Solving for Scotch Tape

I remember sitting in a business management course at the University of Denver when our wise, colorful professor presented us with a scenario: Imagine we were the general manager of an office. In the month of December, an inventory analysis of office supplies showed a 600% increase in the usage of scotch tape. “What should you do about this?” he asked.

Being the know-it-all college students we were, a number of creative and robust solutions were floated. They ranged from creating billing systems for tape allocation, to allocating departmental tape quotas, eliminating tape in the office, and even installing surveillance cameras to thwart overuse. Our sage professor listened to our solutions until he couldn’t take it anymore. “People, it’s December!” he yelled. “The employees are using more tape because they are wrapping holiday presents! What do you do about this? BUY MORE TAPE!”

It was a moment I’ll never forget. Here all of us had been solving a problem that, when we stepped back from it, wasn’t much of a problem at all. How much could scotch tape really cost? It certainly wouldn’t be material to the company. Yet in business, people repeatedly obsess over problems that aren’t worth solving.

Is the Juice Worth the Squeeze?

Ask yourself “is the juice worth the squeeze?” Said differently, is the benefit of solving the problem worth the cost of designing, implementing and sustaining a solution? In general, the benefit of solving a problem should far outweigh the cost of solving it — including the inherent risks involved and the opportunity cost of your staff’s time and attention.

Eliminate the Required Referral  

I remember reading a study on America’s specialist referral process — a procedure that required patients to acquire a referral from their primary care physician before seeing a specialist. The study found that the referral process was not only inefficient for both physicians and specialists, but it was costing patients more than visiting the specialist directly and being denied. The juice just wasn’t worth the squeeze. So they eliminated the referral requirement, saved a ton of money, and spun it as a customer-friendly enhancement — a true win-win for everyone involved.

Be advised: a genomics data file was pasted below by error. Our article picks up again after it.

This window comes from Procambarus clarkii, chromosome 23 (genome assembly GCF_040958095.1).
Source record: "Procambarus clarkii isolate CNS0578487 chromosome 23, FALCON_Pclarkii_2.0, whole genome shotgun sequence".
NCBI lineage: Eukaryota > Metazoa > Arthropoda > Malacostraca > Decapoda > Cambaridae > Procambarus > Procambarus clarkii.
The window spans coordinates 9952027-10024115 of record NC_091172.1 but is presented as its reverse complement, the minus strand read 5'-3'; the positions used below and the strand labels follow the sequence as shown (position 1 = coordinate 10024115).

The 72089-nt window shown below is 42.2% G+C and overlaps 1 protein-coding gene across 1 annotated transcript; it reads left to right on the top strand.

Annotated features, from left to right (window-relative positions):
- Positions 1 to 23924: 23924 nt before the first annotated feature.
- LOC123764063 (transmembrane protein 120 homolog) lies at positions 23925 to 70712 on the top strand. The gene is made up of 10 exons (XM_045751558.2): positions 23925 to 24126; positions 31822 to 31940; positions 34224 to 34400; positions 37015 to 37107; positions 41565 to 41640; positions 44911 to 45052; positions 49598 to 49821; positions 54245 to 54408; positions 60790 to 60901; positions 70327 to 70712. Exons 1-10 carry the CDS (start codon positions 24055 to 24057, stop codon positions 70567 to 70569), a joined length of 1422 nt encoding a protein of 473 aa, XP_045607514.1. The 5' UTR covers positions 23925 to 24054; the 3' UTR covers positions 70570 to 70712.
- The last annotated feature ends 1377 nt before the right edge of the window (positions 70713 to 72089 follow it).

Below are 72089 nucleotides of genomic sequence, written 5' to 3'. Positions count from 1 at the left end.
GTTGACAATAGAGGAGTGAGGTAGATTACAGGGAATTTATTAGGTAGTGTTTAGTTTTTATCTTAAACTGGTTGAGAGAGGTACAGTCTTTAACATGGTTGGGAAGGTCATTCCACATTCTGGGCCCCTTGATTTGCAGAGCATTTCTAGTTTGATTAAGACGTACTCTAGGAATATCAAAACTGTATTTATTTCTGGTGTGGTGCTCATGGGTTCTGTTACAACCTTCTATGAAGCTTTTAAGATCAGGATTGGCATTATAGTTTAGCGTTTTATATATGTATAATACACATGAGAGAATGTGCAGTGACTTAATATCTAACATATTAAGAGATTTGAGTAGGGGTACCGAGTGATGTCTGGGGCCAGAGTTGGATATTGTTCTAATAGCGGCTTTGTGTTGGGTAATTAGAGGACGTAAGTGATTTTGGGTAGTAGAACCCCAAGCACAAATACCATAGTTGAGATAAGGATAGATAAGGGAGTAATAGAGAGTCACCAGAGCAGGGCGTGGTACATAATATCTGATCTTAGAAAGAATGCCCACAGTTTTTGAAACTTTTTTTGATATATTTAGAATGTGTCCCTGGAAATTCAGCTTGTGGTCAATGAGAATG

Pay for Performance

One of my favorite business books is From Worst to First — Gordon Bethune’s engaging story of Continental Airlines’ turnaround in the mid 90’s. The airline had one of the worst operational performance records of any carrier; and were particularly lousy with on-time arrivals. Bethune calculated that their unreliability was costing them $5 million per month, or more.

In response, he offered his frontline staff a monthly bonus of $65 each if they became one of the top three airlines in operational metrics. This offer would cost Continental $2.5 million each month, but Bethune saw the bigger picture. He knew this offer could solve the $5 million in wasteful spending, as well as improve their reputation and attract higher paying corporate clients. Over time, a more stable operation allowed Continental to better utilize gates, aircraft, staff, and other assets — making the juice (or return on the squeeze) much sweeter. If you’re interested in learning more about Bethune and his leadership at Continental, check out the book or this keynote speech.

Eliminating the Moderator

 Image by  Keith Williamson

When I was responsible for launching a global internal social network for 25,000 staff at my company, many members of my executive team wanted to require moderated approval of comments before they were posted to the site. So, I performed a quick squeeze/juice analysis:

The Squeeze:
·      Hiring staff to review/approve comments, 24/6 (we were open 6 days per week,      globally)
·      Creating a negative user experience (that wasn’t dynamic or real-time)
·      The idea of moderation could negatively impact staff morale

The Juice:
·      Avoid the posting of something inappropriate or inaccurate

Conclusion: the case for moderation was not there. In addition, the platform already promoted personal accountability by displaying the person’s name and photo next to their comments. Thus, there was only an anticipated or perceived problem to solve, not even a real one!

By doing a quick analysis, I saved myself a bunch of work, expenditure, and my colleagues’ a user experience.

Next Time

When creating solutions to a problem, avoid the temptation to dive right into the answers that excite you. Instead, objectively and clinically examine what the value of solving the problem is in the first place. If the value is low, don’t waste your time developing solutions — and if it is high, balance the cost of implementing a solution with the value of the problem being solved.

 

Anchor image by AndruiXphoto